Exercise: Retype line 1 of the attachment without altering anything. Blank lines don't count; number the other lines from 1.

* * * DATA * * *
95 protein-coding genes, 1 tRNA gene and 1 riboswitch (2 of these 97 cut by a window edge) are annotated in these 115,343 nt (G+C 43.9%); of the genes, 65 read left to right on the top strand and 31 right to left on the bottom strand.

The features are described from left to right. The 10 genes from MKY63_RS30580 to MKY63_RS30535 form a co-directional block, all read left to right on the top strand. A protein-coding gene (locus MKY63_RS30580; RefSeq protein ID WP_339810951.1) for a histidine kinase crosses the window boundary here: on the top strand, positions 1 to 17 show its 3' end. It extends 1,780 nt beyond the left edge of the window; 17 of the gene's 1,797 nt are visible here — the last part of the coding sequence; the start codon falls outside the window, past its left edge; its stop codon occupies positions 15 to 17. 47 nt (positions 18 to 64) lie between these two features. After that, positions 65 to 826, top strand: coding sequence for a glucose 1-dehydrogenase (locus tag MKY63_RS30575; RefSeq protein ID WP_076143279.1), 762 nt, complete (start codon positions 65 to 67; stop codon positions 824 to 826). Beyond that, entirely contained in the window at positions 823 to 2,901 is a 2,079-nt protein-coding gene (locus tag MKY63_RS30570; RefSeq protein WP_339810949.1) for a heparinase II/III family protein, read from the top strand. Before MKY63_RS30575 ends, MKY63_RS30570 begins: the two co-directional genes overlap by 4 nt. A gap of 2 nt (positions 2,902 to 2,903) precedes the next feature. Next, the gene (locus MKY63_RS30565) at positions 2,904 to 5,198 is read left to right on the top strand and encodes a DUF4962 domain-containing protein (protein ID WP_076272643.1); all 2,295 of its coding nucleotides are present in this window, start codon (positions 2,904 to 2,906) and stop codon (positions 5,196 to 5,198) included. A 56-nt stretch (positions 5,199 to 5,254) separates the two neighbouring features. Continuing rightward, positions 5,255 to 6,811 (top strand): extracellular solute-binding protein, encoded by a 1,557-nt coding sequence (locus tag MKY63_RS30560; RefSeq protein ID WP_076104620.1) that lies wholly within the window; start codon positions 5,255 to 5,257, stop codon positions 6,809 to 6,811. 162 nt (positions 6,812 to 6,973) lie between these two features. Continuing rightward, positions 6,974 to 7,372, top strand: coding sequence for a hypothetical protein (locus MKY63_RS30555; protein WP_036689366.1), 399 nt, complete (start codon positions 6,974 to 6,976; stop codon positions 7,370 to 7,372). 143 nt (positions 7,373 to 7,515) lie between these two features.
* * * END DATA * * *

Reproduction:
95 protein-coding genes, 1 tRNA gene and 1 riboswitch (2 of these 97 cut by a window edge) are annotated in these 115,343 nt (G+C 43.9%); of the genes, 65 read left to right on the top strand and 31 right to left on the bottom strand.